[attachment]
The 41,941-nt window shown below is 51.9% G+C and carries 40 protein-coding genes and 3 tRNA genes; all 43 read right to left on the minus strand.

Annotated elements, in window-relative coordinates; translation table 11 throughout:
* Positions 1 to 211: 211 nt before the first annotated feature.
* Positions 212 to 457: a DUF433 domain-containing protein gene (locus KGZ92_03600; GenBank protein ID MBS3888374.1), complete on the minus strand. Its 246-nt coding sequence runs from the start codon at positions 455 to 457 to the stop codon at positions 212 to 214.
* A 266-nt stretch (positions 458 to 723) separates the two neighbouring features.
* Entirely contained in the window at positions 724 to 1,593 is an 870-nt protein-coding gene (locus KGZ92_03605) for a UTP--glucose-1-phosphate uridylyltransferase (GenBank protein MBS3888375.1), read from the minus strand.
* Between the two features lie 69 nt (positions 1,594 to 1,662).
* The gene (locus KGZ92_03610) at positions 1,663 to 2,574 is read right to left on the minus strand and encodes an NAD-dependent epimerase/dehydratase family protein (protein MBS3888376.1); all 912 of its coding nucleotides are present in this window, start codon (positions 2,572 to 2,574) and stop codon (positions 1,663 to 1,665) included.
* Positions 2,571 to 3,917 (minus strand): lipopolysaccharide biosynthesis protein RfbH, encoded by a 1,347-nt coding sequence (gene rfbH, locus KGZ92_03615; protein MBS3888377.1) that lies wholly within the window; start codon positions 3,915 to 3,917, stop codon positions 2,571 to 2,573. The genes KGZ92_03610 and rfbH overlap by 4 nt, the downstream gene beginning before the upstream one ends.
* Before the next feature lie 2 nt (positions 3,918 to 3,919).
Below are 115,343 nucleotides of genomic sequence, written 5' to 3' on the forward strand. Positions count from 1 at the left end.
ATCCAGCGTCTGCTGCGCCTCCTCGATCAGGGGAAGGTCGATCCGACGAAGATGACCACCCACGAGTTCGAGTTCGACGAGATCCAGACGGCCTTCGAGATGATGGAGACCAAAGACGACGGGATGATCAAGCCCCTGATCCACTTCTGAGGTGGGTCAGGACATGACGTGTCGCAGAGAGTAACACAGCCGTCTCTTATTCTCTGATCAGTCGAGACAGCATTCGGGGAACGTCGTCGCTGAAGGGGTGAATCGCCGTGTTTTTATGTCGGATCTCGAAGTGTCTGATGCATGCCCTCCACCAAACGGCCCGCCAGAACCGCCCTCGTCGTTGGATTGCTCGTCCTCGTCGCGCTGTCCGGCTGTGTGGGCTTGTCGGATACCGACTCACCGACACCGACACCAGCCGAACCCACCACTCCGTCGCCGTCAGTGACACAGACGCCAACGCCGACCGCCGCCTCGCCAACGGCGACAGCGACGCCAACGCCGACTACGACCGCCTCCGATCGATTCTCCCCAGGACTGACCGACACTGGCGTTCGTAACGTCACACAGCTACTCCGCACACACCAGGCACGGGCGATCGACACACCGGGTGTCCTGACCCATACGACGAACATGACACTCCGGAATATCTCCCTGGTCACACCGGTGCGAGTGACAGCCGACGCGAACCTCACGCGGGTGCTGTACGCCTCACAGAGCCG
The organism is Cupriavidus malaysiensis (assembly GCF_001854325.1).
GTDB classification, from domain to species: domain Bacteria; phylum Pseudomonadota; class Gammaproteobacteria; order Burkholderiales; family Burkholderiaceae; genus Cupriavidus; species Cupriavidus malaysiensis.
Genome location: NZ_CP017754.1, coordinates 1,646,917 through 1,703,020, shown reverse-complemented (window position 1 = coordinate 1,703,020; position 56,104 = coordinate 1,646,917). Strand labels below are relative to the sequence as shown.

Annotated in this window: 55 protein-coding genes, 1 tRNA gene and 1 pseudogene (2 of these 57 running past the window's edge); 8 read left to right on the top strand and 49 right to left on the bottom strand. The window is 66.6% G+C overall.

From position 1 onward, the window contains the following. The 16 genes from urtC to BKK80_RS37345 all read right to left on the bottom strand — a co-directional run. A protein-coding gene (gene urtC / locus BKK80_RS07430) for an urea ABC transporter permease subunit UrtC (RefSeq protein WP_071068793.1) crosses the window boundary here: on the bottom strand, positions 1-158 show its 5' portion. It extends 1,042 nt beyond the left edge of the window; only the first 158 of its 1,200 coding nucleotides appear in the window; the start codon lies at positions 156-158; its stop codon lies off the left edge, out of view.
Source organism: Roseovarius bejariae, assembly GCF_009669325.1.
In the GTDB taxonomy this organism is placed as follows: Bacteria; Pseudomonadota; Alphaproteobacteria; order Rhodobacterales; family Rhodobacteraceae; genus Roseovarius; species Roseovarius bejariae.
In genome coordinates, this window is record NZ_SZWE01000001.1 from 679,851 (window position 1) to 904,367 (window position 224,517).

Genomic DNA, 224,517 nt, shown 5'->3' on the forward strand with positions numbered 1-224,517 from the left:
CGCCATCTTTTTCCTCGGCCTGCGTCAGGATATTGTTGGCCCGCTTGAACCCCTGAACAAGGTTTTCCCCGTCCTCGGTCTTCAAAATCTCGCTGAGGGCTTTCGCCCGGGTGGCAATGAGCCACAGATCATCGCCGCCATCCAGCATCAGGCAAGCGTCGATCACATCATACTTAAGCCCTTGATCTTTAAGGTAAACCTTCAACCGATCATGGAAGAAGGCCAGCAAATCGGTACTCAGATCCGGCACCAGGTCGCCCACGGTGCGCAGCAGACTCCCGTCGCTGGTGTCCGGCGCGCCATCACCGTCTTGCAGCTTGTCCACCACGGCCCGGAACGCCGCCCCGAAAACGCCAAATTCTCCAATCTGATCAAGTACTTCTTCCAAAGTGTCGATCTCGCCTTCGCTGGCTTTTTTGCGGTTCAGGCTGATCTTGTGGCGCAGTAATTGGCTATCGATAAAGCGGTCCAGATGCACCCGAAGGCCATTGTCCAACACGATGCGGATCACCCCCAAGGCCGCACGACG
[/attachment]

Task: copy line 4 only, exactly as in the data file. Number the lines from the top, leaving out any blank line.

* Positions 212 to 457: a DUF433 domain-containing protein gene (locus KGZ92_03600; GenBank protein ID MBS3888374.1), complete on the minus strand. Its 246-nt coding sequence runs from the start codon at positions 455 to 457 to the stop codon at positions 212 to 214.